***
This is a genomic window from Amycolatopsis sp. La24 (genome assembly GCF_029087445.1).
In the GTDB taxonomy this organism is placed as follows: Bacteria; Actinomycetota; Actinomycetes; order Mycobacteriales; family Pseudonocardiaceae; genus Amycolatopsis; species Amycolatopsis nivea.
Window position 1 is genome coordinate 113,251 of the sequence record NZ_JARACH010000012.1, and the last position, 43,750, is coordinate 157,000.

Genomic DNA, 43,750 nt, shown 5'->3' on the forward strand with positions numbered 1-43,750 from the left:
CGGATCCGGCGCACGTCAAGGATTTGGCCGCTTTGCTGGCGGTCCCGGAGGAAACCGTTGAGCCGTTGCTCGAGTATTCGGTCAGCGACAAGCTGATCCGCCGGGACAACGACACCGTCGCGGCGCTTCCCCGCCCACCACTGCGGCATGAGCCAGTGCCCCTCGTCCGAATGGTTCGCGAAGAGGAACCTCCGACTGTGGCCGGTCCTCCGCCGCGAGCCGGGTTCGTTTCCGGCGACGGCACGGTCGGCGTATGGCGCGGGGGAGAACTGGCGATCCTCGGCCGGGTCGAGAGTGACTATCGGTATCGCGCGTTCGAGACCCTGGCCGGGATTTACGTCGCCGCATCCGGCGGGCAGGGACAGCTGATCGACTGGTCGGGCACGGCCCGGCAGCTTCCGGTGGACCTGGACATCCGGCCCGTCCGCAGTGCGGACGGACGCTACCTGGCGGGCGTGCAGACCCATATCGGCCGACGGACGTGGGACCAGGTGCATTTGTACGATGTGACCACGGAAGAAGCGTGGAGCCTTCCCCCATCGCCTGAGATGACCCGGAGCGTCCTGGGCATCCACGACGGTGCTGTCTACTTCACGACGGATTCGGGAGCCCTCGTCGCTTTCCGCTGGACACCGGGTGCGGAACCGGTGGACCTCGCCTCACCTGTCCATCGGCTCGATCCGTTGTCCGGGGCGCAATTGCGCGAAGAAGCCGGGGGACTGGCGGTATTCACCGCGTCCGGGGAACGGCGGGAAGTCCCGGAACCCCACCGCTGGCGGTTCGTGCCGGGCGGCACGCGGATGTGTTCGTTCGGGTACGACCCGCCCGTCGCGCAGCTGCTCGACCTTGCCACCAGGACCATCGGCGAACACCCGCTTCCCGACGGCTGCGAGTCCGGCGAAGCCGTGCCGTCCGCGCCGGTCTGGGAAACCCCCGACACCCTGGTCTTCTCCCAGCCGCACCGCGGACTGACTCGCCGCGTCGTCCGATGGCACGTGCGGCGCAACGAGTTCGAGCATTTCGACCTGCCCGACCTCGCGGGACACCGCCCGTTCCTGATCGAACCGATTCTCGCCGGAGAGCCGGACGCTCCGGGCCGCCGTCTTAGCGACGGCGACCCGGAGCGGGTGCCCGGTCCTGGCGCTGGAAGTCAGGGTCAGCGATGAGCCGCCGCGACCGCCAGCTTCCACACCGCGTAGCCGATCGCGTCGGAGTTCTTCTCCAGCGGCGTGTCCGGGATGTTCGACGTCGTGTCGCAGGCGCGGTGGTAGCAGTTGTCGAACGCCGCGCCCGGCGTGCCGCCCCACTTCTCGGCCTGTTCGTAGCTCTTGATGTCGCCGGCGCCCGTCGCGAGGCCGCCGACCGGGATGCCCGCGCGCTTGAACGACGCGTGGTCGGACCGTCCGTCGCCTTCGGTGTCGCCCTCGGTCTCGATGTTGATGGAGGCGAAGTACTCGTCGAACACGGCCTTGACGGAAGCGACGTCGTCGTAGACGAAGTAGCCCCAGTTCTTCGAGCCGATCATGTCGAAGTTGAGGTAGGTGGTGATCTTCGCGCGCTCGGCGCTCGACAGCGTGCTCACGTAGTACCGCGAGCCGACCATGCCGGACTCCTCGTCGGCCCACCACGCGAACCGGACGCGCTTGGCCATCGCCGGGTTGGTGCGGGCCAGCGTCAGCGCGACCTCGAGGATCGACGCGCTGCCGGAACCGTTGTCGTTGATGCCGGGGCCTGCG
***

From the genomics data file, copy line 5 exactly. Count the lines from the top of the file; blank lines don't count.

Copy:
CGGATCCGGCGCACGTCAAGGATTTGGCCGCTTTGCTGGCGGTCCCGGAGGAAACCGTTGAGCCGTTGCTCGAGTATTCGGTCAGCGACAAGCTGATCCGCCGGGACAACGACACCGTCGCGGCGCTTCCCCGCCCACCACTGCGGCATGAGCCAGTGCCCCTCGTCCGAATGGTTCGCGAAGAGGAACCTCCGACTGTGGCCGGTCCTCCGCCGCGAGCCGGGTTCGTTTCCGGCGACGGCACGGTCGGCGTATGGCGCGGGGGAGAACTGGCGATCCTCGGCCGGGTCGAGAGTGACTATCGGTATCGCGCGTTCGAGACCCTGGCCGGGATTTACGTCGCCGCATCCGGCGGGCAGGGACAGCTGATCGACTGGTCGGGCACGGCCCGGCAGCTTCCGGTGGACCTGGACATCCGGCCCGTCCGCAGTGCGGACGGACGCTACCTGGCGGGCGTGCAGACCCATATCGGCCGACGGACGTGGGACCAGGTGCATTTGTACGATGTGACCACGGAAGAAGCGTGGAGCCTTCCCCCATCGCCTGAGATGACCCGGAGCGTCCTGGGCATCCACGACGGTGCTGTCTACTTCACGACGGATTCGGGAGCCCTCGTCGCTTTCCGCTGGACACCGGGTGCGGAACCGGTGGACCTCGCCTCACCTGTCCATCGGCTCGATCCGTTGTCCGGGGCGCAATTGCGCGAAGAAGCCGGGGGACTGGCGGTATTCACCGCGTCCGGGGAACGGCGGGAAGTCCCGGAACCCCACCGCTGGCGGTTCGTGCCGGGCGGCACGCGGATGTGTTCGTTCGGGTACGACCCGCCCGTCGCGCAGCTGCTCGACCTTGCCACCAGGACCATCGGCGAACACCCGCTTCCCGACGGCTGCGAGTCCGGCGAAGCCGTGCCGTCCGCGCCGGTCTGGGAAACCCCCGACACCCTGGTCTTCTCCCAGCCGCACCGCGGACTGACTCGCCGCGTCGTCCGATGGCACGTGCGGCGCAACGAGTTCGAGCATTTCGACCTGCCCGACCTCGCGGGACACCGCCCGTTCCTGATCGAACCGATTCTCGCCGGAGAGCCGGACGCTCCGGGCCGCCGTCTTAGCGACGGCGACCCGGAGCGGGTGCCCGGTCCTGGCGCTGGAAGTCAGGGTCAGCGATGAGCCGCCGCGACCGCCAGCTTCCACACCGCGTAGCCGATCGCGTCGGAGTTCTTCTCCAGCGGCGTGTCCGGGATGTTCGACGTCGTGTCGCAGGCGCGGTGGTAGCAGTTGTCGAACGCCGCGCCCGGCGTGCCGCCCCACTTCTCGGCCTGTTCGTAGCTCTTGATGTCGCCGGCGCCCGTCGCGAGGCCGCCGACCGGGATGCCCGCGCGCTTGAACGACGCGTGGTCGGACCGTCCGTCGCCTTCGGTGTCGCCCTCGGTCTCGATGTTGATGGAGGCGAAGTACTCGTCGAACACGGCCTTGACGGAAGCGACGTCGTCGTAGACGAAGTAGCCCCAGTTCTTCGAGCCGATCATGTCGAAGTTGAGGTAGGTGGTGATCTTCGCGCGCTCGGCGCTCGACAGCGTGCTCACGTAGTACCGCGAGCCGACCATGCCGGACTCCTCGTCGGCCCACCACGCGAACCGGACGCGCTTGGCCATCGCCGGGTTGGTGCGGGCCAGCGTCAGCGCGACCTCGAGGATCGACGCGCTGCCGGAACCGTTGTCGTTGATGCCGGGGCCTGCG